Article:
Re: Multi-Touch Screen Monitors


Subject: Re: Multi-Touch Screen Monitors
From: Kenneth Newby (knewby@sfu.ca)
Date: Wed Oct 26 2005 - 14:20:02 EDT


MaxMSP single pixel moves I do all the time: lining up patch-cords in
complex patches, adjusting the size of objects to fit nicely together
when many are lined up either horizontally or vertically. I work with
systems that involve multiple objects of the same type that need to be
resident in the same patcher window so this comes up all the time.

I've also found that a pen-based approach works very well. You get the
accuracy you need and the use of a pen provides more gestural freedom
than the mouse. Programmable buttons and tapping patterns are also
very useful for speeding up and focussing the workflow for specific
applications. I recall crashing through a huge set of speech edits in
a very short time using a well-programmed Wacom tablet and pen.

There's also an ergonomic issue with touch-screens. If the screen is
in the traditional vertical position one would have to hold one's arm
in a suspended position which is going to open up all kinds of
potentials for serious repetitive strain injuries. I dealt with this
while working for the computer game industry where I spent eight hours
or more a day with a mouse in my hand. Initially I didn't have the
right chair and found myself holding the mouse with my elbow in the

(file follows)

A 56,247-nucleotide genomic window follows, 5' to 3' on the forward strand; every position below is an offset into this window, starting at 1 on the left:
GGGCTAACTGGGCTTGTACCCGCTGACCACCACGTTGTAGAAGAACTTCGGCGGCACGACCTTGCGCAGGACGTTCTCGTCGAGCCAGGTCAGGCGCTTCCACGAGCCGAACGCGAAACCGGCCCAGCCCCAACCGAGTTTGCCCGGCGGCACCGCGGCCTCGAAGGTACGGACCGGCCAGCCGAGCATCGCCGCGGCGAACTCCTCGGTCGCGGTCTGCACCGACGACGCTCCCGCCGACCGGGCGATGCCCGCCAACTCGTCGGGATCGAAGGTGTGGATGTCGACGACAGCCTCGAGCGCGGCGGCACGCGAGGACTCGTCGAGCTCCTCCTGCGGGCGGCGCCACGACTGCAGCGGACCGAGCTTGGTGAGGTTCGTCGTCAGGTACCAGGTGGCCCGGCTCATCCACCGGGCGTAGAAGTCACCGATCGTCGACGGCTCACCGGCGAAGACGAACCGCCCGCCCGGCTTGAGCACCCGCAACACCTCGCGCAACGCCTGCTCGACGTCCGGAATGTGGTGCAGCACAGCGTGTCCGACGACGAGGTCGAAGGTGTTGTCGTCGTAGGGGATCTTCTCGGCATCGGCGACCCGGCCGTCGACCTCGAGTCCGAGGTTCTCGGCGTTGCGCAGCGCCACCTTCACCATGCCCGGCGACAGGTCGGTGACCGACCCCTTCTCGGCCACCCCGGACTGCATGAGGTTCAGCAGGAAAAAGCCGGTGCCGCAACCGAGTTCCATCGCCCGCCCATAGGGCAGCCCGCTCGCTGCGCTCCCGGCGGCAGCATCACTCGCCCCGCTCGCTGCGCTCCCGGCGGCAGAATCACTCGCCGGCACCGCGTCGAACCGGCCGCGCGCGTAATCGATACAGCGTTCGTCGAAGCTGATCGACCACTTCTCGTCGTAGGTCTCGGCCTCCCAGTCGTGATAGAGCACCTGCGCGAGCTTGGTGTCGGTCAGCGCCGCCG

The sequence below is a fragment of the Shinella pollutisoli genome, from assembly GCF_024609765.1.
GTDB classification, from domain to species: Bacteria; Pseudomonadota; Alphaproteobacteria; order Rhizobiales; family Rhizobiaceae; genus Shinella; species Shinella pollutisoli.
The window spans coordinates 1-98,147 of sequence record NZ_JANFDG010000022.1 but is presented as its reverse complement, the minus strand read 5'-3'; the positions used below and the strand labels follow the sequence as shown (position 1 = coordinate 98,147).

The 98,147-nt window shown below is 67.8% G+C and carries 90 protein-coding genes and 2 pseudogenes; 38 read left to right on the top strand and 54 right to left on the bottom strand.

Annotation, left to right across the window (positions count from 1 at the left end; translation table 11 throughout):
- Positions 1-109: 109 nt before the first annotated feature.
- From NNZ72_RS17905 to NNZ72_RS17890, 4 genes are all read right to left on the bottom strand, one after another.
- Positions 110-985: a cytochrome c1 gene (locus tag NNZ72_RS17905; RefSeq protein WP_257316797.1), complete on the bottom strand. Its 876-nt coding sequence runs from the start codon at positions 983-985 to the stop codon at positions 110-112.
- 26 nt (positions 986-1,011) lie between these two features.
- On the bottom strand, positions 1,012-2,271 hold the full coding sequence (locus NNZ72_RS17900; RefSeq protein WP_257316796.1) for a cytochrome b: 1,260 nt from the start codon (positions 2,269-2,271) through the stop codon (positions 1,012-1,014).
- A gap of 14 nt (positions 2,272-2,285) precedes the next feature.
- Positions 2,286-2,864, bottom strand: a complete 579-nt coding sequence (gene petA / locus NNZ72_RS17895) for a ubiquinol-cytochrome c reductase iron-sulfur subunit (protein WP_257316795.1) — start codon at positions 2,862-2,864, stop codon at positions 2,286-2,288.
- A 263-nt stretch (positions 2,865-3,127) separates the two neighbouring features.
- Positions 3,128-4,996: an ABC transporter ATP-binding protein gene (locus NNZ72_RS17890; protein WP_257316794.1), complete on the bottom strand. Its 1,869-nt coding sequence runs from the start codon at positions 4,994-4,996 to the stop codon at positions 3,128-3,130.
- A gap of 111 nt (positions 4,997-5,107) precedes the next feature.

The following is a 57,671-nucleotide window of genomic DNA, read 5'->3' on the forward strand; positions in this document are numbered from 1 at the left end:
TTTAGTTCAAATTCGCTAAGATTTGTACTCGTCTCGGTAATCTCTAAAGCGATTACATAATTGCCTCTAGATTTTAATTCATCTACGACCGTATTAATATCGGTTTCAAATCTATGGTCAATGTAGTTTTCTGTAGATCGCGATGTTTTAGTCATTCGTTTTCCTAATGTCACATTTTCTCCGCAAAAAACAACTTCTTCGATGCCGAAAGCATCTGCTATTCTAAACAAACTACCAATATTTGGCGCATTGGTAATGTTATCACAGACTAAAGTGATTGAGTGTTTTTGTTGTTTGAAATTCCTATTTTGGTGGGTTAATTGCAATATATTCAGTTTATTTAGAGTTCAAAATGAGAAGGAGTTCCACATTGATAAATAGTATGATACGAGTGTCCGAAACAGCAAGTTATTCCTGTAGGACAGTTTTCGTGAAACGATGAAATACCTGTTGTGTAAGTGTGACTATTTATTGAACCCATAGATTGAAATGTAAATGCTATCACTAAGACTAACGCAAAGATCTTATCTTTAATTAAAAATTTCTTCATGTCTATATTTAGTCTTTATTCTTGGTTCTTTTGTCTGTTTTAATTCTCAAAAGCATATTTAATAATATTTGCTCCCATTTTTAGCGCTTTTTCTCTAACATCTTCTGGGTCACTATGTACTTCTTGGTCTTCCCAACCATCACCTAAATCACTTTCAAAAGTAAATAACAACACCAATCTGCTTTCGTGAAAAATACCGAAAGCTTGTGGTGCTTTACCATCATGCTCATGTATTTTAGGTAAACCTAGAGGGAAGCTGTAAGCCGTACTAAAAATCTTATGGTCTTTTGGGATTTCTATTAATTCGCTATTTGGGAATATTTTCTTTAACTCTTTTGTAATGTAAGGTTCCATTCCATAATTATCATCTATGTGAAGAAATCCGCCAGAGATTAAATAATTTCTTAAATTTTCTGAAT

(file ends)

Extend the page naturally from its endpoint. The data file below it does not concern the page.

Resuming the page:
air. It didn't take long before I began experiencing tingling and
numbness in my wrist and moving up my arm. I dealt with it effectively
by asking for a chair with an adjustable armrest which allowed me to
rest my arm on that armrest at the same level as the table-top, thereby
taking all the strain off arm-wrist structure. The injury vanished
within a matter of weeks.

How would an effective touch-screen interface balance that traditional,
relatively vertical, position that works best for reading? If you lay
the screen horizontally on a table to improve it's access to the hand,
it becomes a potential strain on the neck. Incompatible uses?

Kenneth.

On 26-Oct-05, at 10:47 AM, Richard Wentk wrote:

> At 17:45 26/10/2005, you wrote:
>> Anyone who programs much in MaxMSP or many other graphics programs
>> are used to the practice of nudging with single pixel accuracy.
>
> I program in Max/MSP and I've never felt a need to nudge single
> pixels. There aren't many situations where that kind of absolute
> accuracy is genuinely essential. Where it is essential, it's worth
> wondering if a cursor/screen combination really is the optimal
> interface solution.
>
>> I personally found the low resolution of the (now defunct?) Tactex
>> touch pad to be a severe limitation to its usefulness for detailed
>> gestural or higher resolution purposes.
>
> You need a certain minimal area to make high resolution control, and
> the problem with any touch-based solution is that for accurate control
> that area has to be quite large. The Lemur is pretty much the bare
> minimum size.
>
> I had a 21" Wacom Cintiq here for a while
> (http://www.wacom.com/lcdtablets/index.cfm) and that was surprisingly
> musical and responsive with Max/MSP. Albeit that it's a pen driven
> single-touch system.
>
> A multi-touch version of the Cintiq would be a very interesting thing
> indeed. (Unfortunately it would also be a very expensive and heavy
> thing. But still...)
>
> Richard
>
>
>



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